Claim: A new advertisement from Republican presidential nominee Mitt Romney and the Republican National Committee that is airing on KLAS-TV Channel 8 states: "Who will raise taxes on the middle class? According to an independent nonpartisan study, Barack Obama and the liberals will raise taxes on the middle class by $4,000. The same organization says the plan from Mitt Romney and common sense conservatives is not a tax hike on the middle class."
Verdict: Both true and misleading. The ad accurately quotes from two separate studies published in early October by the American Enterprise Institute. One study says that households could face tax liabilities of $4,000 a year through 2022 because of mounting federal debt under President Obama, a Democrat. The institute arrived at that figure by stating that households face: an annual $2,400 burden based on a Congressional Budget Office report that the latest White House budget would add $7.6 trillion of debt through 2022; and an additional $1,600 a year in tax liability because of the debt already accrued under Obama. The other study concludes that Romney's plan isn't a tax hike on the middle class but rather "a bold tax reform that would broaden the tax base and lower statutory tax rates across the board." In reaching that conclusion, the institute issued a rebuttal to a Tax Policy Center study relied upon by the Obama campaign that argues Romney's tax plan would benefit the wealthy but hurt the middle class.
Part of the reason the ad is misleading is because the $4,000 annual tax hit calculated by the institute was for households earning $100,000 to $200,000 a year. Many viewers who consider themselves middle class make nowhere near that kind of money. The Census Bureau reported last month that median household income in the United States last year was $50,054 and median family household income was $62,273. That means most Americans cannot relate to six-figure incomes.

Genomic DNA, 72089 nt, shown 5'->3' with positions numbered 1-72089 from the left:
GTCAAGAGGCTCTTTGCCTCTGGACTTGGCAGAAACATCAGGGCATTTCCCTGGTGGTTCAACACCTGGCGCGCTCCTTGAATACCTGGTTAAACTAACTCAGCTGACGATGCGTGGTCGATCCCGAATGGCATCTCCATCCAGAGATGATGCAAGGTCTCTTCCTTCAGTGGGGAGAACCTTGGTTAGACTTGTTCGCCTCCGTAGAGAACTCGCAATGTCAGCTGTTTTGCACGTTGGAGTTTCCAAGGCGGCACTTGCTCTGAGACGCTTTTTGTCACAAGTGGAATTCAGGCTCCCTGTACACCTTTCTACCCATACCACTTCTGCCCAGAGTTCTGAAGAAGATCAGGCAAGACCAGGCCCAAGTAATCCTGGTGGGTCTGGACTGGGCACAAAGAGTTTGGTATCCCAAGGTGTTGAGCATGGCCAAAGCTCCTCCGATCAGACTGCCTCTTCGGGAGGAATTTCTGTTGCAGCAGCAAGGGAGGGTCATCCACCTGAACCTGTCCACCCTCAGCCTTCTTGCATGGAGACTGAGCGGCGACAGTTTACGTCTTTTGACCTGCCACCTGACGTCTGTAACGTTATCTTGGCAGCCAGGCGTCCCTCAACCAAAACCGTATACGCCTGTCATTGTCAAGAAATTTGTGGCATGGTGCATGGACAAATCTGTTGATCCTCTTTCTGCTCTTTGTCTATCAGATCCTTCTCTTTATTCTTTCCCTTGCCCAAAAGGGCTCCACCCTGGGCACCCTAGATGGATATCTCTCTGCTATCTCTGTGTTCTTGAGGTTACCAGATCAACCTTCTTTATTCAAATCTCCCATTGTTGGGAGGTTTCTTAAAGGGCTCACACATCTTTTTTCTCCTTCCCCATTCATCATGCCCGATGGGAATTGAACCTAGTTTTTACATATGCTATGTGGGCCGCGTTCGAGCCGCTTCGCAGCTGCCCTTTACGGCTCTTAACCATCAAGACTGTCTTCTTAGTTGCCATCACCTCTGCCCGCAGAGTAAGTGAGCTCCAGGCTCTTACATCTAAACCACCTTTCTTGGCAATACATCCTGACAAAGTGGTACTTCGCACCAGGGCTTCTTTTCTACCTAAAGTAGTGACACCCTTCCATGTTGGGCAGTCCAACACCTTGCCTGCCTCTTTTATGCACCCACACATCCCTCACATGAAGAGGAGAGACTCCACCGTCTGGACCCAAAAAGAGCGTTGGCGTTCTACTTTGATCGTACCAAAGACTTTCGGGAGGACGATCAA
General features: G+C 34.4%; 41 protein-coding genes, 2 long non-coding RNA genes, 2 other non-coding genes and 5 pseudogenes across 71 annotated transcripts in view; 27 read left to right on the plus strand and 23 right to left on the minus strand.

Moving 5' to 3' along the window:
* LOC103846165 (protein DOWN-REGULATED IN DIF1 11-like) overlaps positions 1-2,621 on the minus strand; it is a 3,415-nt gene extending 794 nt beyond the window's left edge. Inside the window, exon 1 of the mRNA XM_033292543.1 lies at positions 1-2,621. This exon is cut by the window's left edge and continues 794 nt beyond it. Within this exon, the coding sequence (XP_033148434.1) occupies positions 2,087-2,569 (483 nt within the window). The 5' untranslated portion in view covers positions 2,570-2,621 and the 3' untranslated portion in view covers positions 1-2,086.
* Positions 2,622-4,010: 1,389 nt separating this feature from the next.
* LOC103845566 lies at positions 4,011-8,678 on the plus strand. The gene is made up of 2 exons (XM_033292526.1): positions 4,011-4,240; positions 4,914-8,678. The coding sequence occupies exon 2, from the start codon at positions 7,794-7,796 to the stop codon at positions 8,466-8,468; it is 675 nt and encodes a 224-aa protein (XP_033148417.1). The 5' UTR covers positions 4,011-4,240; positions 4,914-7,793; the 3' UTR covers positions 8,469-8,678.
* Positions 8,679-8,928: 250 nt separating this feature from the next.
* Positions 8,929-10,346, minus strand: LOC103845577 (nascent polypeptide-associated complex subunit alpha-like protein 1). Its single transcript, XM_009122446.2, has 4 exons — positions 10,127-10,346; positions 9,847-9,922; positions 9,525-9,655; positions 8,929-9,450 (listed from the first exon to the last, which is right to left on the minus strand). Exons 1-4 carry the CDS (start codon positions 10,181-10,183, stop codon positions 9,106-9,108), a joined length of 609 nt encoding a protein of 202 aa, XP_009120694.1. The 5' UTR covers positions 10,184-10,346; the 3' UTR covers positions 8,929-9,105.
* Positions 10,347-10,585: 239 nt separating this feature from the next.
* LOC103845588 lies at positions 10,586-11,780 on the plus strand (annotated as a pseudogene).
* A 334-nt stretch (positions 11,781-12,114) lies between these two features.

Another misleading aspect of the ad is use of the phrase "independent nonpartisan study." This can lead viewers to believe that the source of the study is a neutral party. That's far from the case with the American Enterprise Institute, a leading conservative think tank. On its website it refers to Republican President Gerald Ford as having been "prematurely retired" in 1976, and discusses the "several dozen" institute scholars who were appointed by Republican President Ronald Reagan to his administration and to federal judgeships.
One of the institute's scholars is John Bolton, a Romney foreign policy adviser who was U.S. ambassador to the United Nations under Republican President George W. Bush. The institute's board of trustees include former Republican Vice President Dick Cheney and Peter Coors of the Colorado brewing family that has backed conservative Republicans for decades. Others affiliated with the institute as advisers or scholars include investor Foster Friess, chief backer of failed Republican presidential candidate Rick Santorum, David Koch, a businessman who helped finance the Republican takeover of the House in 2010, former Republican National Committee Chairman Ken Mehlman, and Paul Wolfowitz, who served as deputy defense secretary under Bush.
To be fair to Romney, the Tax Policy Center used by Obama isn't neutral either. The center is the collaboration of two think tanks, the Urban Institute and the Brookings Institution. The Urban Institute's president is Sarah Rosen Wartell, who was Democratic President Bill Clinton's deputy assistant for economic policy and deputy director of his National Economic Council. The Brookings president is Strobe Talbott, who was deputy secretary of state under Clinton.
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